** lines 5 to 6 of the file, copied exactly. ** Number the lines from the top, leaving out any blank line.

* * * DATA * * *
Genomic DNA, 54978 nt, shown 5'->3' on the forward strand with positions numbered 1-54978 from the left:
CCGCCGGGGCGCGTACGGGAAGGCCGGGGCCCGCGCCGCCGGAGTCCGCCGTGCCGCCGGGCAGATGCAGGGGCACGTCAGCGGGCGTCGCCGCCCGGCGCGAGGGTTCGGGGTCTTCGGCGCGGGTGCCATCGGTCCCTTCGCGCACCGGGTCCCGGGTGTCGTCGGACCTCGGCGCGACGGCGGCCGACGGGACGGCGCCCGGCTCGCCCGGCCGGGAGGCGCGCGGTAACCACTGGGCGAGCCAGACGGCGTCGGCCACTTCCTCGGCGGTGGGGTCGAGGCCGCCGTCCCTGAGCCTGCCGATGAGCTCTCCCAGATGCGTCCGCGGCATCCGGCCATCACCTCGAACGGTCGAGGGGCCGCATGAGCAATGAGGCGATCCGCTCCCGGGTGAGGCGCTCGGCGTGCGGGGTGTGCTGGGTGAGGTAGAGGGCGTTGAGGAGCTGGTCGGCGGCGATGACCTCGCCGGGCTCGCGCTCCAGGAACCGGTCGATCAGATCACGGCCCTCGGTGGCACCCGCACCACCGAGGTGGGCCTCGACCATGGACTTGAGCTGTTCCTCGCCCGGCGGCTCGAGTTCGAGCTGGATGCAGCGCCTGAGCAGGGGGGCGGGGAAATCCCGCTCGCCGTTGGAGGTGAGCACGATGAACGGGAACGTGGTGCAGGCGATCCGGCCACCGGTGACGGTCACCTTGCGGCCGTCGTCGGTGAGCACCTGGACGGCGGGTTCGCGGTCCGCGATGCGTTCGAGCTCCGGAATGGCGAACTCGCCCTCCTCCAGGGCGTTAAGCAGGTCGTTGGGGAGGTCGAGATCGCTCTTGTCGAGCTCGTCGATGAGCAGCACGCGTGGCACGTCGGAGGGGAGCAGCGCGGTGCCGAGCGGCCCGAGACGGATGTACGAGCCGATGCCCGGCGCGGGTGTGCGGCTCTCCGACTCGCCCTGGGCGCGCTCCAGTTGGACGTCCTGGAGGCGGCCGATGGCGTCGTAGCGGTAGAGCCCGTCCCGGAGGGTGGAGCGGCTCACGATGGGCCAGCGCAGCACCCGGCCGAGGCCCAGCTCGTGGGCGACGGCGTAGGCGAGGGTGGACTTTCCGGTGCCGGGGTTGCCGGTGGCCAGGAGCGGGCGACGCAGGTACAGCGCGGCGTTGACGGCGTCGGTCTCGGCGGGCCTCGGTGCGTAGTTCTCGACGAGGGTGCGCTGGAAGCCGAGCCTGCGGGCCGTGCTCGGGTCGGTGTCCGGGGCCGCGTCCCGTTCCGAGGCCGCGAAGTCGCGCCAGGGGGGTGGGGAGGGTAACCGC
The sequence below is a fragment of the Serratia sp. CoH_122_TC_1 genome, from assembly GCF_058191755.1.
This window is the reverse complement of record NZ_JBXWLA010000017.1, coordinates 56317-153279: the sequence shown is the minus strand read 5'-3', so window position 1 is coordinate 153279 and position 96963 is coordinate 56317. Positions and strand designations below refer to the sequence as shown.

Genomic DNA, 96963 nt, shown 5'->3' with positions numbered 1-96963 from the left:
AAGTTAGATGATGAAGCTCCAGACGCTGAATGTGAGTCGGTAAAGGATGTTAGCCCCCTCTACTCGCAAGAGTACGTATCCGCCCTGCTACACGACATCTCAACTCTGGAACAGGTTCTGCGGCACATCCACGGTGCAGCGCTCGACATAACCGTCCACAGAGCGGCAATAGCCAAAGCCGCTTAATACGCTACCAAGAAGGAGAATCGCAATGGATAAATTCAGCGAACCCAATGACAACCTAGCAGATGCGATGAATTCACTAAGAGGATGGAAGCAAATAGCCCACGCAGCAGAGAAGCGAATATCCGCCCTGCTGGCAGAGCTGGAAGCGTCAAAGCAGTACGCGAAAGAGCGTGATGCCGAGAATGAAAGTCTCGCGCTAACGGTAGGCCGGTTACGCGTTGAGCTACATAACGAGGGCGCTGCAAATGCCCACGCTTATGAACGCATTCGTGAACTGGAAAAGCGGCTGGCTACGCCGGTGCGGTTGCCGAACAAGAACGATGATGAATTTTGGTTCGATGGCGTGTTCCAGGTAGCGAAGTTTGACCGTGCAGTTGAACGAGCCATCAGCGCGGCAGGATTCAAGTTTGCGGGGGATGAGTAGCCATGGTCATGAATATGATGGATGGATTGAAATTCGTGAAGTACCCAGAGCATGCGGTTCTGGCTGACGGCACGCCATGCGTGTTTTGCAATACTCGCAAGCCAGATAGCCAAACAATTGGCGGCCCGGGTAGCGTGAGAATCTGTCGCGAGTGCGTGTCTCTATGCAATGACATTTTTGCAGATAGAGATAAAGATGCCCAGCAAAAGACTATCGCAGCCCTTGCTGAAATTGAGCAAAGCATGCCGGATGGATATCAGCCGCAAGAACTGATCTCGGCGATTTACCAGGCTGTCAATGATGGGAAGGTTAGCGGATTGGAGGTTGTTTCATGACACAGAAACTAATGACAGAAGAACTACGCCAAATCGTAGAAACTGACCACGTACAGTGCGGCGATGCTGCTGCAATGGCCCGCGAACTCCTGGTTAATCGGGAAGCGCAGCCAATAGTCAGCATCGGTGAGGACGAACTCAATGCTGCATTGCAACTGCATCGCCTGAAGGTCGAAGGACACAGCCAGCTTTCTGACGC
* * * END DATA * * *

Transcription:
Genomic DNA, 96963 nt, shown 5'->3' with positions numbered 1-96963 from the left:
AAGTTAGATGATGAAGCTCCAGACGCTGAATGTGAGTCGGTAAAGGATGTTAGCCCCCTCTACTCGCAAGAGTACGTATCCGCCCTGCTACACGACATCTCAACTCTGGAACAGGTTCTGCGGCACATCCACGGTGCAGCGCTCGACATAACCGTCCACAGAGCGGCAATAGCCAAAGCCGCTTAATACGCTACCAAGAAGGAGAATCGCAATGGATAAATTCAGCGAACCCAATGACAACCTAGCAGATGCGATGAATTCACTAAGAGGATGGAAGCAAATAGCCCACGCAGCAGAGAAGCGAATATCCGCCCTGCTGGCAGAGCTGGAAGCGTCAAAGCAGTACGCGAAAGAGCGTGATGCCGAGAATGAAAGTCTCGCGCTAACGGTAGGCCGGTTACGCGTTGAGCTACATAACGAGGGCGCTGCAAATGCCCACGCTTATGAACGCATTCGTGAACTGGAAAAGCGGCTGGCTACGCCGGTGCGGTTGCCGAACAAGAACGATGATGAATTTTGGTTCGATGGCGTGTTCCAGGTAGCGAAGTTTGACCGTGCAGTTGAACGAGCCATCAGCGCGGCAGGATTCAAGTTTGCGGGGGATGAGTAGCCATGGTCATGAATATGATGGATGGATTGAAATTCGTGAAGTACCCAGAGCATGCGGTTCTGGCTGACGGCACGCCATGCGTGTTTTGCAATACTCGCAAGCCAGATAGCCAAACAATTGGCGGCCCGGGTAGCGTGAGAATCTGTCGCGAGTGCGTGTCTCTATGCAATGACATTTTTGCAGATAGAGATAAAGATGCCCAGCAAAAGACTATCGCAGCCCTTGCTGAAATTGAGCAAAGCATGCCGGATGGATATCAGCCGCAAGAACTGATCTCGGCGATTTACCAGGCTGTCAATGATGGGAAGGTTAGCGGATTGGAGGTTGTTTCATGACACAGAAACTAATGACAGAAGAACTACGCCAAATCGTAGAAACTGACCACGTACAGTGCGGCGATGCTGCTGCAATGGCCCGCGAACTCCTGGTTAATCGGGAAGCGCAGCCAATAGTCAGCATCGGTGAGGACGAACTCAATGCTGCATTGCAACTGCATCGCCTGAAGGTCGAAGGACACAGCCAGCTTTCTGACGC